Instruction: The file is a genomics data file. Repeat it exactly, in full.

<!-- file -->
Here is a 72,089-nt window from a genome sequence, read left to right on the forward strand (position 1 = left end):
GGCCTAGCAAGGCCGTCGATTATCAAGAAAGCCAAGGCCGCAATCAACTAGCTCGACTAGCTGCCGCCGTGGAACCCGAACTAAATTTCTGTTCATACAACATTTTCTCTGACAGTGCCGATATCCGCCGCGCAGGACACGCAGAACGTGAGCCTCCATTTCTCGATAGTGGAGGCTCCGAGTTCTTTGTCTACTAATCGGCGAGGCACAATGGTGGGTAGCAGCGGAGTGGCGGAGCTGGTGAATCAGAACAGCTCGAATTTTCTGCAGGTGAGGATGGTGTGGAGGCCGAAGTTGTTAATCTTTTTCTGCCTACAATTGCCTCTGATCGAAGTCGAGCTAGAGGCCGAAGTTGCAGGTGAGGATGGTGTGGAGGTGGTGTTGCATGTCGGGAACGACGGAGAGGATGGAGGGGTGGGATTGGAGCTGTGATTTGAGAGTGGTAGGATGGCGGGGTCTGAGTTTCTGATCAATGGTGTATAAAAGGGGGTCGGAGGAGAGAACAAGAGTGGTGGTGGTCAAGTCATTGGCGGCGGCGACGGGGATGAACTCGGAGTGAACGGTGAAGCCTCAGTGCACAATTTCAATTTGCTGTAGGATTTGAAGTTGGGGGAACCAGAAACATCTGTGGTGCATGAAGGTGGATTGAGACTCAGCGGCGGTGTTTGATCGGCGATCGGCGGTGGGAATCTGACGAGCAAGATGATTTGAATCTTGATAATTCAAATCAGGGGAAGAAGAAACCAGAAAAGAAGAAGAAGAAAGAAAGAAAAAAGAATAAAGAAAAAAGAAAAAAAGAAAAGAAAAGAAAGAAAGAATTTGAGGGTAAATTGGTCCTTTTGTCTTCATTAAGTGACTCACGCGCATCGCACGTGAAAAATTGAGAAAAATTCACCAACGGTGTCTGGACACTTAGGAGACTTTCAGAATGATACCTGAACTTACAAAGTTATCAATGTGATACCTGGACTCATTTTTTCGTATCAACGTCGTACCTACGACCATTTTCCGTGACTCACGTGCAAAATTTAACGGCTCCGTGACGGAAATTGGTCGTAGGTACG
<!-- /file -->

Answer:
Here is a 72,089-nt window from a genome sequence, read left to right on the forward strand (position 1 = left end):
GGCCTAGCAAGGCCGTCGATTATCAAGAAAGCCAAGGCCGCAATCAACTAGCTCGACTAGCTGCCGCCGTGGAACCCGAACTAAATTTCTGTTCATACAACATTTTCTCTGACAGTGCCGATATCCGCCGCGCAGGACACGCAGAACGTGAGCCTCCATTTCTCGATAGTGGAGGCTCCGAGTTCTTTGTCTACTAATCGGCGAGGCACAATGGTGGGTAGCAGCGGAGTGGCGGAGCTGGTGAATCAGAACAGCTCGAATTTTCTGCAGGTGAGGATGGTGTGGAGGCCGAAGTTGTTAATCTTTTTCTGCCTACAATTGCCTCTGATCGAAGTCGAGCTAGAGGCCGAAGTTGCAGGTGAGGATGGTGTGGAGGTGGTGTTGCATGTCGGGAACGACGGAGAGGATGGAGGGGTGGGATTGGAGCTGTGATTTGAGAGTGGTAGGATGGCGGGGTCTGAGTTTCTGATCAATGGTGTATAAAAGGGGGTCGGAGGAGAGAACAAGAGTGGTGGTGGTCAAGTCATTGGCGGCGGCGACGGGGATGAACTCGGAGTGAACGGTGAAGCCTCAGTGCACAATTTCAATTTGCTGTAGGATTTGAAGTTGGGGGAACCAGAAACATCTGTGGTGCATGAAGGTGGATTGAGACTCAGCGGCGGTGTTTGATCGGCGATCGGCGGTGGGAATCTGACGAGCAAGATGATTTGAATCTTGATAATTCAAATCAGGGGAAGAAGAAACCAGAAAAGAAGAAGAAGAAAGAAAGAAAAAAGAATAAAGAAAAAAGAAAAAAAGAAAAGAAAAGAAAGAAAGAATTTGAGGGTAAATTGGTCCTTTTGTCTTCATTAAGTGACTCACGCGCATCGCACGTGAAAAATTGAGAAAAATTCACCAACGGTGTCTGGACACTTAGGAGACTTTCAGAATGATACCTGAACTTACAAAGTTATCAATGTGATACCTGGACTCATTTTTTCGTATCAACGTCGTACCTACGACCATTTTCCGTGACTCACGTGCAAAATTTAACGGCTCCGTGACGGAAATTGGTCGTAGGTACG